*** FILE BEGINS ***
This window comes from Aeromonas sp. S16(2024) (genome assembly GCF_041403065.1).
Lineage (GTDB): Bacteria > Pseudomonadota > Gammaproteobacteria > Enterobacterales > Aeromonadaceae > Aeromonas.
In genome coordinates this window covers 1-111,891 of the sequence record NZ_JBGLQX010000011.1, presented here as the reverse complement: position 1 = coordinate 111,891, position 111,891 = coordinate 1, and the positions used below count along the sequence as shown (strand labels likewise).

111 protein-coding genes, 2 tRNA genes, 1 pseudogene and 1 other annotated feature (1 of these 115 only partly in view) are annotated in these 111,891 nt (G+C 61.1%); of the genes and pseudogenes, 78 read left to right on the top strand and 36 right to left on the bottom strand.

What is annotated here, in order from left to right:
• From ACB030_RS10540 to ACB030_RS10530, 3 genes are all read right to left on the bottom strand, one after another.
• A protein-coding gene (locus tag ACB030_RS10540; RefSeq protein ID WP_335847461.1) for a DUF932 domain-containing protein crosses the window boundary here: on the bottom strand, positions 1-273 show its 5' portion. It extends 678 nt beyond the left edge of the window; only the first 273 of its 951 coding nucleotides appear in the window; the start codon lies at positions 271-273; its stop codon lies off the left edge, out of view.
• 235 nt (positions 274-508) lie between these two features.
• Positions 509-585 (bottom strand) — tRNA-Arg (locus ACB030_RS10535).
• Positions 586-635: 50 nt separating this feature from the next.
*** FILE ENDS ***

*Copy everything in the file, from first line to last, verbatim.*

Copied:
This window comes from Aeromonas sp. S16(2024) (genome assembly GCF_041403065.1).
Lineage (GTDB): Bacteria > Pseudomonadota > Gammaproteobacteria > Enterobacterales > Aeromonadaceae > Aeromonas.
In genome coordinates this window covers 1-111,891 of the sequence record NZ_JBGLQX010000011.1, presented here as the reverse complement: position 1 = coordinate 111,891, position 111,891 = coordinate 1, and the positions used below count along the sequence as shown (strand labels likewise).

111 protein-coding genes, 2 tRNA genes, 1 pseudogene and 1 other annotated feature (1 of these 115 only partly in view) are annotated in these 111,891 nt (G+C 61.1%); of the genes and pseudogenes, 78 read left to right on the top strand and 36 right to left on the bottom strand.

What is annotated here, in order from left to right:
• From ACB030_RS10540 to ACB030_RS10530, 3 genes are all read right to left on the bottom strand, one after another.
• A protein-coding gene (locus tag ACB030_RS10540; RefSeq protein ID WP_335847461.1) for a DUF932 domain-containing protein crosses the window boundary here: on the bottom strand, positions 1-273 show its 5' portion. It extends 678 nt beyond the left edge of the window; only the first 273 of its 951 coding nucleotides appear in the window; the start codon lies at positions 271-273; its stop codon lies off the left edge, out of view.
• 235 nt (positions 274-508) lie between these two features.
• Positions 509-585 (bottom strand) — tRNA-Arg (locus ACB030_RS10535).
• Positions 586-635: 50 nt separating this feature from the next.